U of M conference to explore Islam and the humanities
Leading scholars to present on topics ranging from architecture and arts to science and theater
January 4, 2011
Media note: To arrange interviews with conference presenters, please contact Kelly O'Brien.
Islamic developments in architecture, the arts, sciences and theater will be the topics of a federally-funded conference at the University of Minnesota Feb. 24-26.
“Shared Cultural Spaces,” presented by the university's Religious Studies program, will take a fresh look at humanities and sciences in Islamic civilization and reveal the connections between the Islamic and western worlds.
One purpose of the conference is to highlight the interactions of civilizations throughout history. Professor Nabil Matar, one of the conference organizers, says, “At a time when other parts of the world were in their ‘dark ages,’ in Islamic civilizations there were artists, scientists, writers and architects who created a world of imagination, openness (as they included Christians and Jews as well) and brilliance. The conference will show how Islamic cultural imagination continues to enrich contemporary life.”
In conjunction with the conference, the U of M is presenting the world premiere of "Journey," a stage adaptation of one of the spiritual and scientific masterpieces of the medieval Islamic world, Ibn Tufayl’s Hayy ibn Yaqzan. Translated into English in the 17th century but only now dramatized by director Mohammed B. Ghaffari for its premiere at the conference, this masterful work was the inspiration for Daniel Defoe's Robinson Crusoe, published in 1719. Performances take place at Rarig Center on the university’s west bank.
Conference presenters will address topics on architecture, the arts and aesthetics, science and theater. Some of the leading presenters include:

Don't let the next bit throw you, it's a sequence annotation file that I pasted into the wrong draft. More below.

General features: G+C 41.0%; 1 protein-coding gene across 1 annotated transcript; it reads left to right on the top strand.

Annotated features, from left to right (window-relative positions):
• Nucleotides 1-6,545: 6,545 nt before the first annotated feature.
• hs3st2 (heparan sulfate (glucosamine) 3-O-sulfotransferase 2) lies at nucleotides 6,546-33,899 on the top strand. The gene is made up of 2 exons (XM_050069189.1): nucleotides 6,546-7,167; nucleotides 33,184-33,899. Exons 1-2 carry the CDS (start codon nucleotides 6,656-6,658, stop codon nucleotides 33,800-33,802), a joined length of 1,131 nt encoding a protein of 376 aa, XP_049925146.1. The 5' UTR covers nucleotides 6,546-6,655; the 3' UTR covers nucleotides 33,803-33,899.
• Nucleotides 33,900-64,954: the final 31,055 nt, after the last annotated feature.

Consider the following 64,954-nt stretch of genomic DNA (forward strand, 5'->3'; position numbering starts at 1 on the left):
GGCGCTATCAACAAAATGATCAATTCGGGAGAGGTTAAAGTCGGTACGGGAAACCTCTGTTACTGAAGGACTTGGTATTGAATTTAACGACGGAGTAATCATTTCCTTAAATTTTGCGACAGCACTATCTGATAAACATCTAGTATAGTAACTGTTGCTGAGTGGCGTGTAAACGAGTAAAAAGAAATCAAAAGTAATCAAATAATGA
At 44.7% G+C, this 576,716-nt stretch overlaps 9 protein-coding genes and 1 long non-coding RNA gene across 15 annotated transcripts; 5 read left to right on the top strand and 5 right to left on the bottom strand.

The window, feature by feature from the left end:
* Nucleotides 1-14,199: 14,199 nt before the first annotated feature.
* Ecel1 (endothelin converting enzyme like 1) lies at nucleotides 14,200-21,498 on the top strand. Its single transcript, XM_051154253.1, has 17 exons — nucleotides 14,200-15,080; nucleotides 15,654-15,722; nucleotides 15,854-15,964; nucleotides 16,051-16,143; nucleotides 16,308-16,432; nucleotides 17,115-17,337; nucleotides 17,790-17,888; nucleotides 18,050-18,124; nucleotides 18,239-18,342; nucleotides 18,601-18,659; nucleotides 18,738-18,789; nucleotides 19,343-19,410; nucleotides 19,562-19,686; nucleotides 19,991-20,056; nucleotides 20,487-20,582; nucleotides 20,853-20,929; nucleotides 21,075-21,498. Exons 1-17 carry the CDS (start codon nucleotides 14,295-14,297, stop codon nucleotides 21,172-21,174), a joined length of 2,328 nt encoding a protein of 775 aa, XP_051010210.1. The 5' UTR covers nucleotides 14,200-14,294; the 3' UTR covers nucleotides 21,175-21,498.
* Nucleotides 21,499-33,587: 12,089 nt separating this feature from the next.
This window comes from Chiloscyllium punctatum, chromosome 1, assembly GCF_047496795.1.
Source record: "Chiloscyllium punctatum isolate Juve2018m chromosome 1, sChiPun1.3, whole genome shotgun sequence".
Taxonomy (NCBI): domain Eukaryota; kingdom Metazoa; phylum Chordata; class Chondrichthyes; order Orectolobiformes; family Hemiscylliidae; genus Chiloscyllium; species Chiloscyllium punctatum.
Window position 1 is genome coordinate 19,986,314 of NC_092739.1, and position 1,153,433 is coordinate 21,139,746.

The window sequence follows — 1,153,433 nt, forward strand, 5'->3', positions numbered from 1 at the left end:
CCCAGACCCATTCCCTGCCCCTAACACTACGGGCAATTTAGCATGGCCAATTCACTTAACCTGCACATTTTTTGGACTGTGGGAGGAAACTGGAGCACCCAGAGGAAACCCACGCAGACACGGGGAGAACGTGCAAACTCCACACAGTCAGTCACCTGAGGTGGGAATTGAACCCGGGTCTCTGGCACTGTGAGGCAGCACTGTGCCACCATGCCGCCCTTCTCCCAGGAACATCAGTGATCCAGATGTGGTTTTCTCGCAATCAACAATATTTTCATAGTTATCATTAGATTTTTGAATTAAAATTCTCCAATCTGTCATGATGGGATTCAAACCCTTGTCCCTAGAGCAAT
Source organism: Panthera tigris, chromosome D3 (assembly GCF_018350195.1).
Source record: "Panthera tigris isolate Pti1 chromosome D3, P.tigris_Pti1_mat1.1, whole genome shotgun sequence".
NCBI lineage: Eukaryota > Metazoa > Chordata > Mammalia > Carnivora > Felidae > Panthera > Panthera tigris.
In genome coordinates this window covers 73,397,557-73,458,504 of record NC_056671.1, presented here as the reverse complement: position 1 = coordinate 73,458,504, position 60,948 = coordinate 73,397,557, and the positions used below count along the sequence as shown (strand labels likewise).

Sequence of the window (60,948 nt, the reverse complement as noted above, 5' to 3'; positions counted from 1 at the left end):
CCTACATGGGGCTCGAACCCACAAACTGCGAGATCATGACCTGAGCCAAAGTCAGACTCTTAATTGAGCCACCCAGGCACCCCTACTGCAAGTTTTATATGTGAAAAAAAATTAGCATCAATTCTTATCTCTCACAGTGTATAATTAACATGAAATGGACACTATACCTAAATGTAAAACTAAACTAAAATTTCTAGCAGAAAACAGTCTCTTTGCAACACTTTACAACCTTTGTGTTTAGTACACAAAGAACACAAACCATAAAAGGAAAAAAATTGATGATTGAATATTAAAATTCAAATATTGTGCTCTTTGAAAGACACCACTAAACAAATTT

- Nader Ardalan, an architect with more than four decades of award winning international experience. Since September 2006, Ardalan has been a Fellow of the Harvard Center for Middle Eastern Studies, where he is project director of the Persian Gulf Research Project.
- Wadad Kadi, the Avalon Foundation Distinguished Service Professor Emerita at the University of Chicago, was Professor of Islamic Thought at the Department of Near Eastern Languages and Civilizations from 1988 until 2009. Kadi has published widely on Islamic political thought, early Arabic prose, the impact of the Quran on Arabic literature and early Islamic theology and sectarianism.
- Anouar Majid, director of the Center for Global Humanities and associate provost for global humanities at the University of New England. Majid's writings deal with the place of Islam in the age of globalization and Muslim - Western relations since 1492. He was described by Cornel West in his 2004 book Democracy Matters as among a group of "towering Islamic intellectuals."
- Hamid Rassoul, a veteran space scientist, professor of physics and space sciences, and senior associate dean for the College of Sciences at Florida Institute of Technology. His current research activities include X-ray and gamma-ray observations of thunderstorms and lightning, solar modulation of galactic and anomalous cosmic rays, instrument development and space sciences education.
- Ingrid Mattson, professor of Islamic studies, founder of the Islamic Chaplaincy Program and director of the Macdonald Center for Islamic Studies and Christian-Muslim Relations at Hartford Seminary in Hartford, Connecticut. Her research and writing focuses on Islamic law and ethics, as well as gender and leadership issues in contemporary Muslim communities. From 2006-2010 Mattson served as president of the Islamic Society of North America.
- George Saliba, professor of Arabic and Islamic Science at Columbia University in New York. He studies the development of scientific ideas from late antiquity to early modern times, with a special focus on the transmission of astronomical and mathematical ideas from the Islamic world to Renaissance Europe. Saliba received the History of Astronomy Prize from the Kuwait Foundation for the Advancement of Science in 1996 and the History of Science Prize given by the Third World Academy of Science in 1993.
Other speakers at the conference are drawn from the University of Minnesota and other local colleges.
“Shared Cultural Spaces” is supported by a grant from the National Endowment for the Humanities, and conference sessions are free and open to the public. They will take place at locations on the University of Minnesota’s west bank campus, including the Carlson School of Management, Wilson Library and Rarig Center. Complete conference details, including bios of the 17 speakers and session schedule, are at https://sites.google.com/a/umn.edu/sharedspaces.